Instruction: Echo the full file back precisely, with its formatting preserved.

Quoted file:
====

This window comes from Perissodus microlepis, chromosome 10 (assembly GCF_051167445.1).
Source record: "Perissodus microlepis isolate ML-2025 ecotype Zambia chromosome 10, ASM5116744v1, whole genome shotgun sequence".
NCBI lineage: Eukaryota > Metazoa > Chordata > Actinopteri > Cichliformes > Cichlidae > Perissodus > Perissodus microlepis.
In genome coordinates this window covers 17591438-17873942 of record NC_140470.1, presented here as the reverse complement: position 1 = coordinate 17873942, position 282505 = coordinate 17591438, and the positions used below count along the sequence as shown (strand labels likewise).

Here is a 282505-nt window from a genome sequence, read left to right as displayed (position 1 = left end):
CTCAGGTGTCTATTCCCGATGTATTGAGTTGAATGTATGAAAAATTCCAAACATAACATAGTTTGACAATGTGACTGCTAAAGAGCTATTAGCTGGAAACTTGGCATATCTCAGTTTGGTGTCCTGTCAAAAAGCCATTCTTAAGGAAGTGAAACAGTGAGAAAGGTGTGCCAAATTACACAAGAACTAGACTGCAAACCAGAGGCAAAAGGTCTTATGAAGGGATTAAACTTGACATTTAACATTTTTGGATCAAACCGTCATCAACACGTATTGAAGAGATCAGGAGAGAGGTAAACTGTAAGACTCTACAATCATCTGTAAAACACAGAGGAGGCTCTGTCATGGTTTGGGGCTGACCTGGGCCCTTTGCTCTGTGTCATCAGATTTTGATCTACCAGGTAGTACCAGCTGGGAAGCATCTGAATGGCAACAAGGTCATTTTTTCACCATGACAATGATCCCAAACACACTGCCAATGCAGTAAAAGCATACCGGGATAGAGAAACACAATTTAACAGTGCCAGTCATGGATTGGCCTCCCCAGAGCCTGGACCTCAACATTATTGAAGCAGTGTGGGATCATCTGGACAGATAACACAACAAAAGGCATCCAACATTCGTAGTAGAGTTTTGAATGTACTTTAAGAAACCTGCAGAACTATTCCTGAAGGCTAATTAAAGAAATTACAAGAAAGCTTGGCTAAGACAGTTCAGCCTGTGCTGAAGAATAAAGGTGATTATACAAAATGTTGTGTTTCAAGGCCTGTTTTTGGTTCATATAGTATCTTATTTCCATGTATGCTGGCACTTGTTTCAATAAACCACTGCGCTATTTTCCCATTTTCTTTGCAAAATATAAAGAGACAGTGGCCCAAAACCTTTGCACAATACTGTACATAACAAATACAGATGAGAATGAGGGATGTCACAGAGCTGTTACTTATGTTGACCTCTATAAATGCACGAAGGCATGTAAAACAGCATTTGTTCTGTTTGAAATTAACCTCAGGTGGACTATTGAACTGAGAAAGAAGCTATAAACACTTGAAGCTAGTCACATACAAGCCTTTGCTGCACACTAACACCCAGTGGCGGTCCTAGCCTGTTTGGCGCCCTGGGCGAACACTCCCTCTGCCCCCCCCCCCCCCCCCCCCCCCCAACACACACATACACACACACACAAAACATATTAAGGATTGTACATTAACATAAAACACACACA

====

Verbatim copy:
This window comes from Perissodus microlepis, chromosome 10 (assembly GCF_051167445.1).
Source record: "Perissodus microlepis isolate ML-2025 ecotype Zambia chromosome 10, ASM5116744v1, whole genome shotgun sequence".
NCBI lineage: Eukaryota > Metazoa > Chordata > Actinopteri > Cichliformes > Cichlidae > Perissodus > Perissodus microlepis.
In genome coordinates this window covers 17591438-17873942 of record NC_140470.1, presented here as the reverse complement: position 1 = coordinate 17873942, position 282505 = coordinate 17591438, and the positions used below count along the sequence as shown (strand labels likewise).

Here is a 282505-nt window from a genome sequence, read left to right as displayed (position 1 = left end):
CTCAGGTGTCTATTCCCGATGTATTGAGTTGAATGTATGAAAAATTCCAAACATAACATAGTTTGACAATGTGACTGCTAAAGAGCTATTAGCTGGAAACTTGGCATATCTCAGTTTGGTGTCCTGTCAAAAAGCCATTCTTAAGGAAGTGAAACAGTGAGAAAGGTGTGCCAAATTACACAAGAACTAGACTGCAAACCAGAGGCAAAAGGTCTTATGAAGGGATTAAACTTGACATTTAACATTTTTGGATCAAACCGTCATCAACACGTATTGAAGAGATCAGGAGAGAGGTAAACTGTAAGACTCTACAATCATCTGTAAAACACAGAGGAGGCTCTGTCATGGTTTGGGGCTGACCTGGGCCCTTTGCTCTGTGTCATCAGATTTTGATCTACCAGGTAGTACCAGCTGGGAAGCATCTGAATGGCAACAAGGTCATTTTTTCACCATGACAATGATCCCAAACACACTGCCAATGCAGTAAAAGCATACCGGGATAGAGAAACACAATTTAACAGTGCCAGTCATGGATTGGCCTCCCCAGAGCCTGGACCTCAACATTATTGAAGCAGTGTGGGATCATCTGGACAGATAACACAACAAAAGGCATCCAACATTCGTAGTAGAGTTTTGAATGTACTTTAAGAAACCTGCAGAACTATTCCTGAAGGCTAATTAAAGAAATTACAAGAAAGCTTGGCTAAGACAGTTCAGCCTGTGCTGAAGAATAAAGGTGATTATACAAAATGTTGTGTTTCAAGGCCTGTTTTTGGTTCATATAGTATCTTATTTCCATGTATGCTGGCACTTGTTTCAATAAACCACTGCGCTATTTTCCCATTTTCTTTGCAAAATATAAAGAGACAGTGGCCCAAAACCTTTGCACAATACTGTACATAACAAATACAGATGAGAATGAGGGATGTCACAGAGCTGTTACTTATGTTGACCTCTATAAATGCACGAAGGCATGTAAAACAGCATTTGTTCTGTTTGAAATTAACCTCAGGTGGACTATTGAACTGAGAAAGAAGCTATAAACACTTGAAGCTAGTCACATACAAGCCTTTGCTGCACACTAACACCCAGTGGCGGTCCTAGCCTGTTTGGCGCCCTGGGCGAACACTCCCTCTGCCCCCCCCCCCCCCCCCCCCCCCCAACACACACATACACACACACACAAAACATATTAAGGATTGTACATTAACATAAAACACACACA